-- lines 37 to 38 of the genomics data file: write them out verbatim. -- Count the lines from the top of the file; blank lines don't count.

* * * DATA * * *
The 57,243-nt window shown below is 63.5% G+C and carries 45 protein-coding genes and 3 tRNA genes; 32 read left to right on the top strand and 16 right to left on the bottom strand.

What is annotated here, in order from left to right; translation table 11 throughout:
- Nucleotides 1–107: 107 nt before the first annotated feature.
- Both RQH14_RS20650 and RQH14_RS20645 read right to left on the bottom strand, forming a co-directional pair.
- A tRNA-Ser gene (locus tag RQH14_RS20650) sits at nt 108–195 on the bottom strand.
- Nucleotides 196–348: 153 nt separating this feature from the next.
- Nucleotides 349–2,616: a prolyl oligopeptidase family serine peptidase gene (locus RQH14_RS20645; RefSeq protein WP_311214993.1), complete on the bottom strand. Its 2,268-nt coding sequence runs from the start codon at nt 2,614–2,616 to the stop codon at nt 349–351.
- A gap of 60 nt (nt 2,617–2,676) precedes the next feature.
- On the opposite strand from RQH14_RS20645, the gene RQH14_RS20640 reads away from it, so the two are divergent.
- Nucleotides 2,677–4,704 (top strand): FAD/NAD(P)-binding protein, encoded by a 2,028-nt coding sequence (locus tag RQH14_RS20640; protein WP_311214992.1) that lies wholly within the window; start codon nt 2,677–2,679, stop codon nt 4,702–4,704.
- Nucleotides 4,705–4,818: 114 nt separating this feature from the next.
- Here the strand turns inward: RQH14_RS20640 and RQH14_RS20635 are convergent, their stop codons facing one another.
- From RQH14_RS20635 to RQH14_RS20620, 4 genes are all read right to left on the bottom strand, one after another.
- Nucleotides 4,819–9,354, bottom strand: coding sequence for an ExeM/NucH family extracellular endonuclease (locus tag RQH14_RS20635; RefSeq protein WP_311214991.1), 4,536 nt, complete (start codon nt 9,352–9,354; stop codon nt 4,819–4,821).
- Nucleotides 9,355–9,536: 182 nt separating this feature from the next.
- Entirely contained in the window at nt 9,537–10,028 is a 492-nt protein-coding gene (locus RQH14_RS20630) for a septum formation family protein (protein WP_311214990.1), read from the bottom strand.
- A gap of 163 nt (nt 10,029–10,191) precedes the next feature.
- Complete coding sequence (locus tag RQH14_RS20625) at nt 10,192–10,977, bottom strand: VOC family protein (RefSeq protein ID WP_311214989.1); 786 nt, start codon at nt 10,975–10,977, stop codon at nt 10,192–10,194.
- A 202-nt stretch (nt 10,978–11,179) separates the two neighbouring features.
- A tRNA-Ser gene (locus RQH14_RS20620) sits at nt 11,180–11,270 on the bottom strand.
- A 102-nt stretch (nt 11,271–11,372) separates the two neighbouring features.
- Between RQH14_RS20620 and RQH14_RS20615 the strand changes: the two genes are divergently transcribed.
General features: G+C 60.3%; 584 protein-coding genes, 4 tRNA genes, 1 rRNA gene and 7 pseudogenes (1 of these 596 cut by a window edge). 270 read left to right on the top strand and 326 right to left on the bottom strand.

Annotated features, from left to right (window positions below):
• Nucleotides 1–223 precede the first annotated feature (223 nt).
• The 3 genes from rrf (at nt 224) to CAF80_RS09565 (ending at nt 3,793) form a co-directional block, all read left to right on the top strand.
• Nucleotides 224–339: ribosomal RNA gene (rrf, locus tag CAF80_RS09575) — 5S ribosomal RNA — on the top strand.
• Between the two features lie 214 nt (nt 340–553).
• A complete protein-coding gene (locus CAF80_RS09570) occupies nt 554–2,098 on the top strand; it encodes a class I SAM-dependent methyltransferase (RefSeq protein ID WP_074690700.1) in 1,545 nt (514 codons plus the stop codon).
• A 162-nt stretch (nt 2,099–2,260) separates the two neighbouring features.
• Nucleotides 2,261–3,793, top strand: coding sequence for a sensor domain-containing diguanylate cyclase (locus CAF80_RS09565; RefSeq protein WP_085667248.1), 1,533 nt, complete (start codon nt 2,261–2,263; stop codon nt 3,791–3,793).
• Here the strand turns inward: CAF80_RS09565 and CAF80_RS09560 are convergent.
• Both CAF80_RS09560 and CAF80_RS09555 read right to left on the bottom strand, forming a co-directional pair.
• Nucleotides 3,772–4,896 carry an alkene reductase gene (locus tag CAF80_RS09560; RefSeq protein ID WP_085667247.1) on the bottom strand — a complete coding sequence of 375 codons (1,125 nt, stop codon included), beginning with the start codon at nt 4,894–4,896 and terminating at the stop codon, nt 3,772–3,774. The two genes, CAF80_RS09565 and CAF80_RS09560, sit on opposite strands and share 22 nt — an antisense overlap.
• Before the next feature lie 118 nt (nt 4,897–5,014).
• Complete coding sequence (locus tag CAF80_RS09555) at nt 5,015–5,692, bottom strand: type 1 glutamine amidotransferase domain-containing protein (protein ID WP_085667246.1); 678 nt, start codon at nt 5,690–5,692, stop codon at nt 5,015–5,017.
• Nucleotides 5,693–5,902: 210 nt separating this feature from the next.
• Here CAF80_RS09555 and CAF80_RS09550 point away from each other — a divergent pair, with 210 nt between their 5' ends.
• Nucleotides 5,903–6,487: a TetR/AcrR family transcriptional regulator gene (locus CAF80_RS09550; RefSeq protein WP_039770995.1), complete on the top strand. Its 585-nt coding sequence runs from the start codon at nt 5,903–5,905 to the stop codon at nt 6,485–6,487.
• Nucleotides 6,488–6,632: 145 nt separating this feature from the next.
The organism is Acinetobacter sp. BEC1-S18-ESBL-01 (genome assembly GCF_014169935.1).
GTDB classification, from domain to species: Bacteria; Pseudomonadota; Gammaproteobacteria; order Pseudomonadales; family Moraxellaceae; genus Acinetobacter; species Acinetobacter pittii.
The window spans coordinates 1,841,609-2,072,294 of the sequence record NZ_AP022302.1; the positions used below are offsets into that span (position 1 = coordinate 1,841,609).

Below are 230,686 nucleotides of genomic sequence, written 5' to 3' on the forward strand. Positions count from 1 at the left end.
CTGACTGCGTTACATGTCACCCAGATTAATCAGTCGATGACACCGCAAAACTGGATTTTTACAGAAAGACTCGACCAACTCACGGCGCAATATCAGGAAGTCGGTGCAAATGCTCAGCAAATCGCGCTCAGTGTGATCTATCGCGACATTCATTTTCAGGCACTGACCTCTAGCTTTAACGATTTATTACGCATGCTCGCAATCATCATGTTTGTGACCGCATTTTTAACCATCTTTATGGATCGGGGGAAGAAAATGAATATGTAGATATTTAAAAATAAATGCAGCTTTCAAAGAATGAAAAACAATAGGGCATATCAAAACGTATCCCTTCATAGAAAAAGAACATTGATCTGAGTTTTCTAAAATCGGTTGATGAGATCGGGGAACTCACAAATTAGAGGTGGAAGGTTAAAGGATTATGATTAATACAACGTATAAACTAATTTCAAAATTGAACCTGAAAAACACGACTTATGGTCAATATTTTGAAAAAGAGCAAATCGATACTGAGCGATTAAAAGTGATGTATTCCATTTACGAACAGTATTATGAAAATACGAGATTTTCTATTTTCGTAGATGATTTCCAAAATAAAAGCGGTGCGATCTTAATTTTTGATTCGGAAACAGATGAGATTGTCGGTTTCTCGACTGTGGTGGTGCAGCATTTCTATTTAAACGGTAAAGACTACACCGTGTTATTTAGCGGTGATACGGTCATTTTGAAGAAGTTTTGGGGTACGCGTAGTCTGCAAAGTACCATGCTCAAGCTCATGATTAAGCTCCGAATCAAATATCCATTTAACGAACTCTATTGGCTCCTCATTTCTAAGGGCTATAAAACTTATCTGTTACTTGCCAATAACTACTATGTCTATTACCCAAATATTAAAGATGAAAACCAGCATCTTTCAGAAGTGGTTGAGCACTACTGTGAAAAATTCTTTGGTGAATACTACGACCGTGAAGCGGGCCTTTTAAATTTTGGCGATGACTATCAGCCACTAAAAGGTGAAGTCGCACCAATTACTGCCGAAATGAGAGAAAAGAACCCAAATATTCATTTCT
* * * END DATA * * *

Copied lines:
• Nucleotides 5,693–5,902: 210 nt separating this feature from the next.
• Here CAF80_RS09555 and CAF80_RS09550 point away from each other — a divergent pair, with 210 nt between their 5' ends.